Is Sentimentality the New Funny in Advertising?

by thewheatandthechaff

A couple of months ago I wrote about Adam&Eve‘s heartwarming ad for Google+ and of the inherent difficulties in making ads which tug at the heartstrings rather than poking the funny bone. Well now suddenly it seems that everyone is jumping on the sentimentality bandwagon.

In recent weeks we have seen three ruthlessly schmaltzy tearjerkers aired on television and online.

First up in April was Wieden & Kennedy‘s epic spot for World’s biggest advertiser Procter & Gamble, released ahead of the Olympics this year. Called ‘Thank you, Mum”, it’s directed by Alejandro González Iñárrit, the gloom merchant whose film repertoire includes such cheery pictures as 21 Grams, Babel and Biutiful, but who has also previously directed the magnificent ‘Write The Future’ ad for Nike in 2010.

In similar globe-trotting form to Babel, the spot follows the trials and tribulations of mums and their young Olympic hopefuls across the World from Britain to China, and ends with teary-eyed pride at their now grown-up sprogs’ inevitable successes at this year’s Games. “The hardest job in the world, is the best job in the world. Thank you mum” so the copy says, before proclaiming P&G as “the proud sponsor of mums” (or moms, if you’re American).

As you would expect, several versions of the ad have been shot to air in different countries and the whole thing is obviously very well done and has been integrated effectively with a successful Facebook campaign. Go Mums!

But what about the Dads, I hear you ask? Don’t worry, these next two spots have got ’em covered.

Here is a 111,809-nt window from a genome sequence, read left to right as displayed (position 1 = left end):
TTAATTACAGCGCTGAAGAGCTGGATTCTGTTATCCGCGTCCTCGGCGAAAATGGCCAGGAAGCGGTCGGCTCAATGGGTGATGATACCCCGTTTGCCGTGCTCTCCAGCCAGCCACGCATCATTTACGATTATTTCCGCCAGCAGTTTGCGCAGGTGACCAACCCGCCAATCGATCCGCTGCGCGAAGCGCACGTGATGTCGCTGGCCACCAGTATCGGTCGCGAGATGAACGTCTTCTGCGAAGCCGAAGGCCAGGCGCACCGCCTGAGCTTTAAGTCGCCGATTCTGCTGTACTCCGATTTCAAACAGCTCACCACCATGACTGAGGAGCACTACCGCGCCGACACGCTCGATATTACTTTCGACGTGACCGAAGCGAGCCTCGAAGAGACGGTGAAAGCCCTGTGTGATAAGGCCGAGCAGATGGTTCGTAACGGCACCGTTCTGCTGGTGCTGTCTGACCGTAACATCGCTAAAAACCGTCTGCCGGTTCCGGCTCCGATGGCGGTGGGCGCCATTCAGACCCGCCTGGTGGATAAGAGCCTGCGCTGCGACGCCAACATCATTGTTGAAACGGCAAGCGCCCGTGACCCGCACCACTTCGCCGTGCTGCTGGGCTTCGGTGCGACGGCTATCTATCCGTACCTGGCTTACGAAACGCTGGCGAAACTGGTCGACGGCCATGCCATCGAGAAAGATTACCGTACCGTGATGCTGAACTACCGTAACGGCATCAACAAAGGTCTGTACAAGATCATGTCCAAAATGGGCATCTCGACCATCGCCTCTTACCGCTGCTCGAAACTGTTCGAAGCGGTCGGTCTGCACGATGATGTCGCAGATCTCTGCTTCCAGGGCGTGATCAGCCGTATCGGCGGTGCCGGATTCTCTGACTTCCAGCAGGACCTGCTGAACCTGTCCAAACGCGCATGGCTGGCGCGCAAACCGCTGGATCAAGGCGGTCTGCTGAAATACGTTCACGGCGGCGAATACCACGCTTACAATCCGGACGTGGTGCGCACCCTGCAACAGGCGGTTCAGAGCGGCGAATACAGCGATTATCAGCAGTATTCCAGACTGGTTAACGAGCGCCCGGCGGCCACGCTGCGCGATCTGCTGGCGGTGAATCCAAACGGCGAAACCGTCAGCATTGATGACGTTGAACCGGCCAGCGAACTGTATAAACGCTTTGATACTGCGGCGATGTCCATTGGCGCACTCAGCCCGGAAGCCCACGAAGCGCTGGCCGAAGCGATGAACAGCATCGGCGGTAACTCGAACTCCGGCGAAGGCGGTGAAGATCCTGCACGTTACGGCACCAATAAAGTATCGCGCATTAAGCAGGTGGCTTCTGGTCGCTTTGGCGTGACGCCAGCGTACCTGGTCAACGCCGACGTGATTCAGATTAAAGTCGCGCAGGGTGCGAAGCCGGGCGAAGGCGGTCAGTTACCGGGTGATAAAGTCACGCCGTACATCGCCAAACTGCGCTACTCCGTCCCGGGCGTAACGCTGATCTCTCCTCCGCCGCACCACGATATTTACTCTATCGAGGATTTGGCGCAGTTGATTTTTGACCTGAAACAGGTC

First is Volkswagen and DDB‘s spot for Polo depicting the relationship between an overprotective dad and his daughter over the years. It whiffs more than a little of Adam&Eve’s work for John Lewis and Google+.

There are also criticisms that the song used in the ad – created by Sniffy Dog who apparently do this sort of thing for a living (vomits) –  is little more than a rip-off of Beach House’s ‘Take Care’, with the band themselves stating that DDB had previously tried and failed to license the track from them.

Finally, we have Dare and Hovis’ good, honest, hard-working northerner’s riposte to VW’s cosy, southern softy middle-class ponceyness, featuring a gruff farmer and his lad putting in a bloody good day’s work down t’farm.

Does this glut of sentimental schmaltz signal the beginning of a mildly nauseating trend in advertising? Probably, knowing the predictable way in which clients tend to follow the pack – “do us an ad like that Google+/P&G/VW one”, you can hear them demanding now – but, thankfully, not every agency is being as predictable or formulaic in their methods when putting this kind of work together.

Take, for example, Brazilian ad agency AlmapBBDO‘s viral spot for Getty Images, which uses 873 stills, all from the archive of Getty Images, to tell the story of a life in this 60-second film.

Although interspersed with welcome moments of humour, there is an overall feeling of melancholy that runs throughout, a fundamental recognition of the fleeting nature of life. For me, it’s the cleverest and most moving of the lot.

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